Let’s face it: humans aren’t perfect. As much as we try to use technology to avoid errors and automate our work, there is still a human element in most of our day-to-day activities.
Email marketing is no exception.
Email Mistakes Happen
Think about it this way, there’s someone who physically creates and designs the imagery of the email, another person who writes the content, and often someone else who organizes the list and pushes the send button.
That means there are at least three separate people working on one email to get it out to customers -- and many opportunities for a mistake. In email marketing, there is no way to fully avoid human error.
We’ve all been there. Whether it is an image cropped wrong, a misspelled word, or sending an email to the wrong customer list -- it happens. That means that on occasion, an email makes it to the customer’s inbox that isn’t 100% right.
Sometimes, a mistake in your email can get overlooked by subscribers. But many people have stated that spelling and grammar mistakes in emails are annoying -- meaning that people do notice when something isn’t right.
Unfortunately, when it comes to emails, can be a highly visible mistake. From the company executives to the thousands or in some cases, millions, of subscribers an email can’t simply be pulled back due to a spelling error. Once it has been sent, there’s no option to recall or make a quick edit -- it’s out there for everyone to see.
Knowing mistakes happen, let’s take a look at how you can respond to an email marketing error and make the most out of the situation.
What Can Be Fixed
Although it seems like the end of the world when you realize there was a mistake in the email you just sent out, there are a few mistakes that can be fixed. While you can’t take back the error for those who have already seen it, here’s a few tricks to better the experience for the rest.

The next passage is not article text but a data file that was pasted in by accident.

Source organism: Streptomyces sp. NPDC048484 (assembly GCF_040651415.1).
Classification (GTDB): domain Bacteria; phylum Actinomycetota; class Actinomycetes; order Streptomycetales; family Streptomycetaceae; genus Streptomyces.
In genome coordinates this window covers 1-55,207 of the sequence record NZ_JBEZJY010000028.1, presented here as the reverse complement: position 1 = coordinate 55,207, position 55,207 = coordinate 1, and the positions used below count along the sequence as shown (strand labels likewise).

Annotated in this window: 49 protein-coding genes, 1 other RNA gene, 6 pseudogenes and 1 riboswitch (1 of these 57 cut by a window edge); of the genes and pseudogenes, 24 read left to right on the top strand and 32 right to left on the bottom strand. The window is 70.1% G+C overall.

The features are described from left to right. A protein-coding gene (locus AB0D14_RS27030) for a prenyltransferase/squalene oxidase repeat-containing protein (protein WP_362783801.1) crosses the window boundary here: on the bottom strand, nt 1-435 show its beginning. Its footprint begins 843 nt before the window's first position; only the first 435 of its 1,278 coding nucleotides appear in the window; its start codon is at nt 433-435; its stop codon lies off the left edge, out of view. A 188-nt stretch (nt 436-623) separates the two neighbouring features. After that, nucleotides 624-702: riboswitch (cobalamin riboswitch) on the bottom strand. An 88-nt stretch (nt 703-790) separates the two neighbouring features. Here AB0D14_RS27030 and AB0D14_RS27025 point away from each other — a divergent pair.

Correcting Image Errors
Luckily when it comes to mistakes with an image in the email, you have an opportunity to adjust the problem. Did your graphic go out with a spelling error or need cropped a little more?
Replacing the image on your server with the needed edits and saving it with the same filename as the incorrect image will correct the image on the emails already sent. Meaning that after the update has been made, anyone who opens the email will see the new image in place of the old.
One note to keep in mind regarding updating the image is that it may take some time for the new image to populate.
Correcting Link Errors
Links can be a frequently missed step during the review process. We tend to pay more attention to the content and imagery and forget to click through all of the links to make sure they are working and linking to the proper location.
While not every linking situation can be fixed, many can. This can be done by modifying the link through your email service provider. Of course, catching the error prior to launching is the best-case scenario, this is a great option if it slips through the cracks.
Once the link has been modified, anyone who opens the email and clicks the link will now be directed to the proper landing page or product.
Correcting Live Content Error
The use of live content within an email will allow you to make copy adjustments after the email is sent. Live content is a feature that pulls content from an external webpage into the email. Meaning that you can adjust the content on the webpage and it will then pull the corrected content from that page.
Live content will pull the information from the webpage at the time of the open. That means that if you sent the email three hours ago, noticed the error, and fixed it someone opening the email now they will see the newest content.
What Can't Be Fixed
Although it is reassuring to know that there are a number of different options for adjusting the email once it’s sent, that isn’t true for everything. In this section, we’ll take a look at some of the mistakes that can’t be fixed.
The Subject Line
An email’s subject line is one of the most important parts of an email. It’s often the decision between opening something or junking it. Which makes one of the worst spots to make an error -- especially because there is no way to fix this mistake.
When reviewing emails, it’s important to spend a little extra time and have another set of eyes look over the content of the subject line. Sometimes a writer is too close to the work to notice and error, so the more eyes the better.